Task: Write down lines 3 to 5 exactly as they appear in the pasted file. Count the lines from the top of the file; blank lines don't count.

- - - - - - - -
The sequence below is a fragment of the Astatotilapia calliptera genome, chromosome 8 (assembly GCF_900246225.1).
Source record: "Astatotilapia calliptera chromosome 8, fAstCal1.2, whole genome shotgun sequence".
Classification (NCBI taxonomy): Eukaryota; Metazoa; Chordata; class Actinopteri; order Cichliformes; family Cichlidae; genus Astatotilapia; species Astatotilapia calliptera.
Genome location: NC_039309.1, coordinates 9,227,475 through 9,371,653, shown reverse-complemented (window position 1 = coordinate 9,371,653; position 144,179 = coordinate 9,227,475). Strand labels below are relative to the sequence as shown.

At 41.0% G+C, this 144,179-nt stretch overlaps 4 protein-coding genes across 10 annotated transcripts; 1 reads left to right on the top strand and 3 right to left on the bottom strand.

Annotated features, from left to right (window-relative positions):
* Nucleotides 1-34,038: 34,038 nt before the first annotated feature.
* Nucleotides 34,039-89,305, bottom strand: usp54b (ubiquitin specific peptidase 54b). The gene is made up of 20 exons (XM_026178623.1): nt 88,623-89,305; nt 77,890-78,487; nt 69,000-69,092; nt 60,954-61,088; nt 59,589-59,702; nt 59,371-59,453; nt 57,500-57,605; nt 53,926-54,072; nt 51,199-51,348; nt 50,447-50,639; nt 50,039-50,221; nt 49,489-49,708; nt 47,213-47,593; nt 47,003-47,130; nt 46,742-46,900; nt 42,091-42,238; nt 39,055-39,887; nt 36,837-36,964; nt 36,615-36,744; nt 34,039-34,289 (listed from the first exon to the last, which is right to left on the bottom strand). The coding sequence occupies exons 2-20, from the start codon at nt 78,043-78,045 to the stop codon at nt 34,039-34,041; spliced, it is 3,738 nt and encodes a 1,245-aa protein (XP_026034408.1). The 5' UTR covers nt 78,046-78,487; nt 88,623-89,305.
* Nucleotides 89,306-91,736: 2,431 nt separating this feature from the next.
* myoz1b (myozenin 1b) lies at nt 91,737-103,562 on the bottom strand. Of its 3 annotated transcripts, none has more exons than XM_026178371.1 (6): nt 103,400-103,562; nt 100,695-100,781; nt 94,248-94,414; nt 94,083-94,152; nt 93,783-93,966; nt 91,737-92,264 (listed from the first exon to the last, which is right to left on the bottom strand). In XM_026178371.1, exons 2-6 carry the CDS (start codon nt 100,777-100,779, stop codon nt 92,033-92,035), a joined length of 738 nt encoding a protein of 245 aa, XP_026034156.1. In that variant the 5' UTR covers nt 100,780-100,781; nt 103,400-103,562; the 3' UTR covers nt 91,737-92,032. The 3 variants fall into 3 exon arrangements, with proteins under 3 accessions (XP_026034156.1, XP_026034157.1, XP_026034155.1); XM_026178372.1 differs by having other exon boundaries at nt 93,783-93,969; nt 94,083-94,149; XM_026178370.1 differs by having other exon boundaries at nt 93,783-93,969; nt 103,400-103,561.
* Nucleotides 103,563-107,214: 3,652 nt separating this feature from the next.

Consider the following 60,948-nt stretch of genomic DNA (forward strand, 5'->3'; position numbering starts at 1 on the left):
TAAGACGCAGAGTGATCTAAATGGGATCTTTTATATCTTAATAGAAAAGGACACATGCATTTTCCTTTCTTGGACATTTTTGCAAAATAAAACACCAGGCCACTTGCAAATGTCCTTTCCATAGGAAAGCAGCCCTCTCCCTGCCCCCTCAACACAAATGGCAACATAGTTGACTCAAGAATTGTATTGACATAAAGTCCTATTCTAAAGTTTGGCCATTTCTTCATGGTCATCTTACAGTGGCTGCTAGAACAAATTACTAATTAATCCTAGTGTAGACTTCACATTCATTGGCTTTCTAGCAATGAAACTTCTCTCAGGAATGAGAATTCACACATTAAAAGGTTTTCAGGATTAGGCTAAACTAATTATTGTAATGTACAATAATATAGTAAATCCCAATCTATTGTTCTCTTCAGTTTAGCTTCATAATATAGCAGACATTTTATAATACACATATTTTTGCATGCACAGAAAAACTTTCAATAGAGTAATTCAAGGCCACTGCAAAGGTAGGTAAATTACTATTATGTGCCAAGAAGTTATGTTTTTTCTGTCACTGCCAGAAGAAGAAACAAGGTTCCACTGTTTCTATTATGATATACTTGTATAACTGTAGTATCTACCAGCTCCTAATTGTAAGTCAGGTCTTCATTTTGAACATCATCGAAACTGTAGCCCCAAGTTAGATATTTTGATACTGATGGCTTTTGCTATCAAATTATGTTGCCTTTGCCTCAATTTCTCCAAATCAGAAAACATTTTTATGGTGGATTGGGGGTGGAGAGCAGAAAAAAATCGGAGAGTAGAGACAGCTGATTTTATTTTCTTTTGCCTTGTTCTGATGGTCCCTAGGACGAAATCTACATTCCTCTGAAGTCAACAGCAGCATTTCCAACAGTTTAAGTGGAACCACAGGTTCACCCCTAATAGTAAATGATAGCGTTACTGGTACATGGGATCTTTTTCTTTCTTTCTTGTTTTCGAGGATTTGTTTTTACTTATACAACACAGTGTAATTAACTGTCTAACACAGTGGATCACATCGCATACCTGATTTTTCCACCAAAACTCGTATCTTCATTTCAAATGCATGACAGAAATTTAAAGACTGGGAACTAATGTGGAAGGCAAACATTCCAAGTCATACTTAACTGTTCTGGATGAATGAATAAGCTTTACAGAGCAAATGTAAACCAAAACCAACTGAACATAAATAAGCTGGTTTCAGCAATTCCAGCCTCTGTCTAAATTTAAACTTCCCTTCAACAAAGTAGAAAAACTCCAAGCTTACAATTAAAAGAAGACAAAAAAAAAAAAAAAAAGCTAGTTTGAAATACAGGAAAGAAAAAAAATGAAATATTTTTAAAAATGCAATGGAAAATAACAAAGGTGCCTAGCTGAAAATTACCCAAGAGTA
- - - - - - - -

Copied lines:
Classification (NCBI taxonomy): Eukaryota; Metazoa; Chordata; class Actinopteri; order Cichliformes; family Cichlidae; genus Astatotilapia; species Astatotilapia calliptera.
Genome location: NC_039309.1, coordinates 9,227,475 through 9,371,653, shown reverse-complemented (window position 1 = coordinate 9,371,653; position 144,179 = coordinate 9,227,475). Strand labels below are relative to the sequence as shown.

At 41.0% G+C, this 144,179-nt stretch overlaps 4 protein-coding genes across 10 annotated transcripts; 1 reads left to right on the top strand and 3 right to left on the bottom strand.